However, it is not just GB customers that are concerned. The NAO shows that construction costs have risen from the original estimates and now stand at around £24.5bn if financing costs are included. Given that GB customers are going to hand over nearly £30bn one might think that the £5bn gap between the two figures is good news for France. However, the experience of building two identical reactors to HPC at Olkiluoto in Finland and Flamanville in France show the huge potential for the project costs to escalate even more, and for the construction process to overrun by years. In this situation, unless a deal we don’t know about has been made with the GB government, it would be France (whether shareholders or general tax payers or electricity users) that have to pay for costs above the £30 bn. Even despite the underwriting and guarantees provided by the UK Government, EDF’s own workers are trying to stop construction of the plant because of the financial risks it poses for the company.
The power plant is expected online, at best, in 2025. However, onshore wind and large scale solar are already competitive against nuclear, and increasingly so against gas. Offshore wind would also be cheaper than nuclear if they received a 35 year contract like HPC, rather than their own 15 years. And Dong has announced a price of 72.7 Euros/MWh (about £60/MWh (depending on exchange rate)) for their Dutch offshore wind farm. Small scale photovoltaic solar is also becoming competitive, hence the huge uptake in small scale solar PV in GB. Furthermore, the demand side would be even cheaper if included in markets on an equal basis with supply. Using the £30bn for a rolling German kfW-type energy efficiency scheme would permanently bring down total energy demand; bring down customer bills, and make customer homes more comfortable. Decarbonising GB and the world is cheaper and easier (because less gases will have been emitted), the quicker we start. Waiting until 2025 for HPC at best, when all these other options would be quicker and cheaper, does not make obvious policy sense.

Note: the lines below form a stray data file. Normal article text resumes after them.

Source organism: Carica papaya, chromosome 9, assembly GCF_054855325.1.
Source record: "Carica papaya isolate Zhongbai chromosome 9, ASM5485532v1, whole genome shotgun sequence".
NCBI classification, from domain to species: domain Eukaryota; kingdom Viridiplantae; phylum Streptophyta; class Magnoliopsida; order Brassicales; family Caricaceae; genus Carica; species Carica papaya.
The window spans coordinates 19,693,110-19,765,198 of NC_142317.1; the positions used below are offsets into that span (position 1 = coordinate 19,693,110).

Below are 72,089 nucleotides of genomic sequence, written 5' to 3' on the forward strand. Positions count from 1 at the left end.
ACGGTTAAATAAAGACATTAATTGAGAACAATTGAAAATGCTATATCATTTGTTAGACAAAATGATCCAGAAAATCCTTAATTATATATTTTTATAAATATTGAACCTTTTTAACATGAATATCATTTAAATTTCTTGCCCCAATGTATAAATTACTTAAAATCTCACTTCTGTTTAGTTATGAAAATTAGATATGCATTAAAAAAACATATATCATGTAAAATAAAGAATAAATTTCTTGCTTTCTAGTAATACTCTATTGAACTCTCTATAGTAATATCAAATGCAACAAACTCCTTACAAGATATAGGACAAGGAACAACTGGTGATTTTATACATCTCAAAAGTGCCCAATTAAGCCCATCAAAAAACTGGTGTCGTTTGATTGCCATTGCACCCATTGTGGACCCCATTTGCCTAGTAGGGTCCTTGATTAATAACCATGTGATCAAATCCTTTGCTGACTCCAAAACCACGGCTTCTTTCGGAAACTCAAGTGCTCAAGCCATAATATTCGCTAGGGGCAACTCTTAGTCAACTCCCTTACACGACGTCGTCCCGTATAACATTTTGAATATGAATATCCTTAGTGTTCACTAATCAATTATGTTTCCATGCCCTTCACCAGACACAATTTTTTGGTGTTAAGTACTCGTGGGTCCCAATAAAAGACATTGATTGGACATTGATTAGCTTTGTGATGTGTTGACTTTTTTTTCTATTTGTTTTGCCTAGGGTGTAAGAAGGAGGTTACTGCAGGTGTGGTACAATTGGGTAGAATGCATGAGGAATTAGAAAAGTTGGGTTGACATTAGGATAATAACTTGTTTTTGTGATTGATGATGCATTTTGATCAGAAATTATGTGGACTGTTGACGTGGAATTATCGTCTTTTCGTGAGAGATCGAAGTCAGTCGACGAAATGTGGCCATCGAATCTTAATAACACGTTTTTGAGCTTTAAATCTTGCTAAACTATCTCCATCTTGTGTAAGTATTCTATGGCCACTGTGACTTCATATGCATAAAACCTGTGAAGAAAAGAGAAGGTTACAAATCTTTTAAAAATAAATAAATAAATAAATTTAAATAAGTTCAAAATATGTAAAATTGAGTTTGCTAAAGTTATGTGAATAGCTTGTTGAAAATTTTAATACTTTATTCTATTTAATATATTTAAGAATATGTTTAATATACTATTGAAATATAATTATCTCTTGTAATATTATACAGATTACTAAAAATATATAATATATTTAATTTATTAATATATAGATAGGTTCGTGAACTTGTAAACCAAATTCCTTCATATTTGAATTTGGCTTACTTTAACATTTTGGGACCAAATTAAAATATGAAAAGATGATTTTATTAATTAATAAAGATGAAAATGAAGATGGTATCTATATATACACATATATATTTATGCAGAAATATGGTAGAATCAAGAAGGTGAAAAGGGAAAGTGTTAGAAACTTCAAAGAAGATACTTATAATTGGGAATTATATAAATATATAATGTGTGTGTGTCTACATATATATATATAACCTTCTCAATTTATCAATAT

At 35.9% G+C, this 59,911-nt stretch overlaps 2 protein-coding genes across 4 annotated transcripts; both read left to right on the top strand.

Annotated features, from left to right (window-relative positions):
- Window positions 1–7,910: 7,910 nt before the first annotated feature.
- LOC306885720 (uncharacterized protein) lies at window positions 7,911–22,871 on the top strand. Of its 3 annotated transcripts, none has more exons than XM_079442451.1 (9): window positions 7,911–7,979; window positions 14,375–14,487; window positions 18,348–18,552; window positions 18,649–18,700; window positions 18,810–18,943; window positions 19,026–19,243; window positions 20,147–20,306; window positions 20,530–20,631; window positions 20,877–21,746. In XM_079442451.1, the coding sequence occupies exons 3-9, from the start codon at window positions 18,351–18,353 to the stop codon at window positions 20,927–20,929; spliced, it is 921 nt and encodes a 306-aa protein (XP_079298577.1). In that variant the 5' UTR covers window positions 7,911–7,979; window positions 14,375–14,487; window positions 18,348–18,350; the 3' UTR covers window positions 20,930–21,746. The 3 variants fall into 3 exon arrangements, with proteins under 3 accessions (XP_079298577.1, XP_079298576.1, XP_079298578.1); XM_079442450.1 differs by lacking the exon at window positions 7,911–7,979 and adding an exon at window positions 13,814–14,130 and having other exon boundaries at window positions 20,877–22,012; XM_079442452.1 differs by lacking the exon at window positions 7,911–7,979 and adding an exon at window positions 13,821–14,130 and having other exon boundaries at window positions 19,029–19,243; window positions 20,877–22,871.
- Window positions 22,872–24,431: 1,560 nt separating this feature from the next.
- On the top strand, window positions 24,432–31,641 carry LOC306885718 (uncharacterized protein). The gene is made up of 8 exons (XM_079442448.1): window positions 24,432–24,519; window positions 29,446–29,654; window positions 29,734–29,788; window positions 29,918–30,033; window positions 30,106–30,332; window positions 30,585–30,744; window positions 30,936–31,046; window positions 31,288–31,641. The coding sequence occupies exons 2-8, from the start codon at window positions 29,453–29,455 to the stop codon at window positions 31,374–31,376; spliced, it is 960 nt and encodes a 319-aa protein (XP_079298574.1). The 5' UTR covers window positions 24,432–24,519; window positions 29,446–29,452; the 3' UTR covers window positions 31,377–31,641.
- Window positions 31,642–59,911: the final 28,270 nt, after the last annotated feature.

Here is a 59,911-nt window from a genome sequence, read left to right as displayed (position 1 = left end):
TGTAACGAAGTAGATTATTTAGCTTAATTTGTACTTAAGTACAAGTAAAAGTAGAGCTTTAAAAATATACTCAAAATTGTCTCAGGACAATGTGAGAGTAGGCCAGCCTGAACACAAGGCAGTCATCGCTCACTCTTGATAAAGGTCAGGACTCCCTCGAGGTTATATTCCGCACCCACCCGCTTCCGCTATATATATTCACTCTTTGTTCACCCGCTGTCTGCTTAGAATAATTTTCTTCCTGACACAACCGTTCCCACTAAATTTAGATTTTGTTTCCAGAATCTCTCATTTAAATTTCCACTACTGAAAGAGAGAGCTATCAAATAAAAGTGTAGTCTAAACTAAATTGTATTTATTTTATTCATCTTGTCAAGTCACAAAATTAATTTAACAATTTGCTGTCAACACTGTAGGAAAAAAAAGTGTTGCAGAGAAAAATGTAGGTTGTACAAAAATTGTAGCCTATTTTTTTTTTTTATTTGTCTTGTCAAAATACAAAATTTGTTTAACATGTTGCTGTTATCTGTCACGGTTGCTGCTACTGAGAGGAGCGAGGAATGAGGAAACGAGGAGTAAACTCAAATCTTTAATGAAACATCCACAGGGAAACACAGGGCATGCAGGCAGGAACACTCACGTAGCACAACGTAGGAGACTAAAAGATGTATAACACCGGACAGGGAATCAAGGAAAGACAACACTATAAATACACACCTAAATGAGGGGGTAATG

So EDF’s decision to support it is not good news for those who want a sustainable secure and affordable energy system; for those who argue that customer involvement is essential for the move to a sustainable energy system; for those who want more control over their lives; and for those who genuinely want prosperity spread through Britain.
However, the Government’s decision to think carefully about it is good news – particularly if it comes to the conclusion that a green industrial policy which encourages a ‘virtuous’ economic cycle for the GB economy would not be one which supported HPC.